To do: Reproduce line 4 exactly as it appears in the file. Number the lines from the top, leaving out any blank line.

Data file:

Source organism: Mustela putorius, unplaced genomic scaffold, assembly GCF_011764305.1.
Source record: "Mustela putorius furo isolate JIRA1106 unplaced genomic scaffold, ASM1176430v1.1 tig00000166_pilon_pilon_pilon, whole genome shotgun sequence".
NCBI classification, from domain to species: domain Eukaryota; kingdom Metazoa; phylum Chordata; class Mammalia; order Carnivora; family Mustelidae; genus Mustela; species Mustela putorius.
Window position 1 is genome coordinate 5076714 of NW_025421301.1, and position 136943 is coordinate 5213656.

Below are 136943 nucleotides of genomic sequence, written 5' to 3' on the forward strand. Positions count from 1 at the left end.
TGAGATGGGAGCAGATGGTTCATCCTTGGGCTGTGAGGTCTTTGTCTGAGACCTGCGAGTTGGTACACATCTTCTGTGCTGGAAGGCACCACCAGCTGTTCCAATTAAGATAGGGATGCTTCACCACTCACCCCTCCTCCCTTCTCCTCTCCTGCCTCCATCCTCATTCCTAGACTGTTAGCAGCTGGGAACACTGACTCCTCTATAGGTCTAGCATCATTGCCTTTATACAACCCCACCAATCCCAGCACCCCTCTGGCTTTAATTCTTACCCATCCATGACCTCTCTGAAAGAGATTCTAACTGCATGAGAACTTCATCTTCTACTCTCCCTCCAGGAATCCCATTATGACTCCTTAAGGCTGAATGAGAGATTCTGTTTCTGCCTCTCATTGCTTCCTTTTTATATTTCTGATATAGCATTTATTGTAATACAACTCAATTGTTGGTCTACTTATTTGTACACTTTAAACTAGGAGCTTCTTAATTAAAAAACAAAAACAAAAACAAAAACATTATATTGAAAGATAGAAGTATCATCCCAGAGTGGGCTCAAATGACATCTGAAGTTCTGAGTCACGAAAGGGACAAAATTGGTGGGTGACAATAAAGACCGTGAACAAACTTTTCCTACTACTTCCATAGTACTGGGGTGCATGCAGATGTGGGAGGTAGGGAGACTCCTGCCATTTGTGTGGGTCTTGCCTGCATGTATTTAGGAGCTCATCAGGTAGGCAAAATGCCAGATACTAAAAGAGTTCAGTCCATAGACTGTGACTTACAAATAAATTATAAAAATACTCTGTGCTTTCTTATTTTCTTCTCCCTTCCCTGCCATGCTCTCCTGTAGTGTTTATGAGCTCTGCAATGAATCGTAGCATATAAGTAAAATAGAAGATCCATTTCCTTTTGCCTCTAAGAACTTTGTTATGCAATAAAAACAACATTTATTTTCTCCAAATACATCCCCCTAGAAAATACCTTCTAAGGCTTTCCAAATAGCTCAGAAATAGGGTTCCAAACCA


Window position 1 is genome coordinate 5076714 of NW_025421301.1, and position 136943 is coordinate 5213656.